Thanks Aunt Joyce! I know all the family is there for me. I also know grieving is a stage and I do believe it will get better with time. I’m just so grateful for all the people in my life who help me inch along through it. I am sorry you are grieving too, I forget sometimes how many others are going through this with me. When you are ready, I’d love to read some of your memories about mom. No rush!
That’s the beauty of God…redeeming all the pain and suffering and grief to help us understand some of what others are going through and to allow us to minister to them when they’re hurting. For me, this has been the “joy in the morning.” Being able to encourage others. I guess that’s another club, huh? Great post, Tracy. Praying for you, sweet sister!
Absolutely Sabra. It is a beautiful thing how God allows us to help others as we share in experience. I love your term, joy in the morning! It’s a great way to look at as it is joyful to be able to encourage others. Thx for your prayers. 🙂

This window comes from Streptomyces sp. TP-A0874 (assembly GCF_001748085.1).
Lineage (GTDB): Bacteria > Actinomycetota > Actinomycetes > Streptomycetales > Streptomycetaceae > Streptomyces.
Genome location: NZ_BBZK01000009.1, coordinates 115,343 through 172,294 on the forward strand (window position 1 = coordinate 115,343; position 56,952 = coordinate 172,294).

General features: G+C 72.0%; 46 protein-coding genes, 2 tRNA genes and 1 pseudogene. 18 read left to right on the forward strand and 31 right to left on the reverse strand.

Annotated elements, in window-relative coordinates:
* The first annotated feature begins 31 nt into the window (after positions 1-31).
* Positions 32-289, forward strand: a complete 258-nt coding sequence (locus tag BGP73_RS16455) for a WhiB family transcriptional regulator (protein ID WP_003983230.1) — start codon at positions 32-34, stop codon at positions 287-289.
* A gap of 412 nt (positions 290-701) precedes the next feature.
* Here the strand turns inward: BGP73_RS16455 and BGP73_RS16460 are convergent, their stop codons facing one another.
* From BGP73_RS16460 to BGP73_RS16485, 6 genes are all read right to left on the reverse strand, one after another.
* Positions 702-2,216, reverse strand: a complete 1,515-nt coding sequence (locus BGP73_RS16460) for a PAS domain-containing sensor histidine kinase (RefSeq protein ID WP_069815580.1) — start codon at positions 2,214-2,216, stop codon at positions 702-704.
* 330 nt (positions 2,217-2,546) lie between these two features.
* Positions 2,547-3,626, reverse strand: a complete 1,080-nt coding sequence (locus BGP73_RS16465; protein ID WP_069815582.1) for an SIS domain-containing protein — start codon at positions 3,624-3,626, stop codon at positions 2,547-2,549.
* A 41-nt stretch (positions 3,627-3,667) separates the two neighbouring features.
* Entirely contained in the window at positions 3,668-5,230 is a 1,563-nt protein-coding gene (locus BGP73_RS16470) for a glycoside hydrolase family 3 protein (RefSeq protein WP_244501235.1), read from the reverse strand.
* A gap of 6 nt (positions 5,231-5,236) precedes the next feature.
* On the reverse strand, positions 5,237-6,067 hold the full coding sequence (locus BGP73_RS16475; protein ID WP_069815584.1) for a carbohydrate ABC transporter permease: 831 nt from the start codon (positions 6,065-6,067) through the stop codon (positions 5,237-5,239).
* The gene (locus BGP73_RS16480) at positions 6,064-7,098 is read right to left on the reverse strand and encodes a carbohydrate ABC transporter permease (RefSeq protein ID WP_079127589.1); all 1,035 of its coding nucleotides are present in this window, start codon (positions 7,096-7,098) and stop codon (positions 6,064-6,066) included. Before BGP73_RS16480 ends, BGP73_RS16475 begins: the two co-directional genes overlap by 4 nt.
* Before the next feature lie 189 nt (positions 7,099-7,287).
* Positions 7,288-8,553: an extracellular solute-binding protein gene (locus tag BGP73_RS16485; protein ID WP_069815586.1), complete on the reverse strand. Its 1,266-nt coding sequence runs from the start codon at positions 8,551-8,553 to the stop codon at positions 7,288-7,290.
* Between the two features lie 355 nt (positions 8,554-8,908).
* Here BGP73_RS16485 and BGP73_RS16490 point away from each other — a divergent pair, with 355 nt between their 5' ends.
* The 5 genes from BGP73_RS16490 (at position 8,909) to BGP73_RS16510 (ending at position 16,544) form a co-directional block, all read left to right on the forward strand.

Tracy, when my Dad died in 2008, I found that many people were compassionate and helpful, but the ones that I really felt drawn towards were those who had also lost a much-loved parent. Others cared, but it was from the outside, as observers. Fellow “orphans” knew exactly what it felt like, from the inside.
One friend called it “the hole in the universe”. I asked her if it would get better. She said, “Yes it will. You don’t get over it, but you do get used to it.” I clung to that promise while I grieved hard and fast (and often loud, in my private moments) for the first 6 months.
It softened, with time. Nearly 6 years later, I still have times when it hurts, but more often the thoughts of Dad are happy and thankful. Every grief is different. I hope you will feel free to grieve however you need to, as the grief is the path to the healing. 🙂
Thanks Belinda for your comments. You put together what I am feeling so well. I love, love what your friend said. Before my mom died, I’d heard other says, “I think of him/her every day,” and that was so hard for me to comprehend. How do you think of that person every single day and if you do, are you sad every day, like forever? So I like the idea of getting used to it. I am better now than I was when I wrote this blog a few weeks ago, this gives me hope for even better days ahead. You are in my club! 😉